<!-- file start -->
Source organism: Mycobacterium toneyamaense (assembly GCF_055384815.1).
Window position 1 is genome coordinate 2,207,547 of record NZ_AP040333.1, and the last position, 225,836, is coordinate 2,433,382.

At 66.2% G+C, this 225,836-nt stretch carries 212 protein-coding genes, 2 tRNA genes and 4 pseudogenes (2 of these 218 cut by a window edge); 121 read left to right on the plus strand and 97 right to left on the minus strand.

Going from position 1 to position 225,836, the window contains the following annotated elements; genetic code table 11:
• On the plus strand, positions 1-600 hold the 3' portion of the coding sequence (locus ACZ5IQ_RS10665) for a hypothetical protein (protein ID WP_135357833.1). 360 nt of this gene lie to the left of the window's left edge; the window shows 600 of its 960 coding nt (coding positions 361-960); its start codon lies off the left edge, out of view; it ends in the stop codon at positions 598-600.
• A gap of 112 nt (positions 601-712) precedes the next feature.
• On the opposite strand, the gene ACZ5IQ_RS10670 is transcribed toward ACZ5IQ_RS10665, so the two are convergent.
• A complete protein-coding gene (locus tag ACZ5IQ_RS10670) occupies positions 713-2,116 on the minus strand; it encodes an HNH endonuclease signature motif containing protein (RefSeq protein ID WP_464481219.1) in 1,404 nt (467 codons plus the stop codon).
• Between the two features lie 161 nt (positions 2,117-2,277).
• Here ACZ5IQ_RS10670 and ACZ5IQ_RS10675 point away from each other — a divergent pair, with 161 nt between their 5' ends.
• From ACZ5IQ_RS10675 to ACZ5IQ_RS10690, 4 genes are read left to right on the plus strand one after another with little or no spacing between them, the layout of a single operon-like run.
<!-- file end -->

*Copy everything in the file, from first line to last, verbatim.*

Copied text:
Source organism: Mycobacterium toneyamaense (assembly GCF_055384815.1).
Window position 1 is genome coordinate 2,207,547 of record NZ_AP040333.1, and the last position, 225,836, is coordinate 2,433,382.

At 66.2% G+C, this 225,836-nt stretch carries 212 protein-coding genes, 2 tRNA genes and 4 pseudogenes (2 of these 218 cut by a window edge); 121 read left to right on the plus strand and 97 right to left on the minus strand.

Going from position 1 to position 225,836, the window contains the following annotated elements; genetic code table 11:
• On the plus strand, positions 1-600 hold the 3' portion of the coding sequence (locus ACZ5IQ_RS10665) for a hypothetical protein (protein ID WP_135357833.1). 360 nt of this gene lie to the left of the window's left edge; the window shows 600 of its 960 coding nt (coding positions 361-960); its start codon lies off the left edge, out of view; it ends in the stop codon at positions 598-600.
• A gap of 112 nt (positions 601-712) precedes the next feature.
• On the opposite strand, the gene ACZ5IQ_RS10670 is transcribed toward ACZ5IQ_RS10665, so the two are convergent.
• A complete protein-coding gene (locus tag ACZ5IQ_RS10670) occupies positions 713-2,116 on the minus strand; it encodes an HNH endonuclease signature motif containing protein (RefSeq protein ID WP_464481219.1) in 1,404 nt (467 codons plus the stop codon).
• Between the two features lie 161 nt (positions 2,117-2,277).
• Here ACZ5IQ_RS10670 and ACZ5IQ_RS10675 point away from each other — a divergent pair, with 161 nt between their 5' ends.
• From ACZ5IQ_RS10675 to ACZ5IQ_RS10690, 4 genes are read left to right on the plus strand one after another with little or no spacing between them, the layout of a single operon-like run.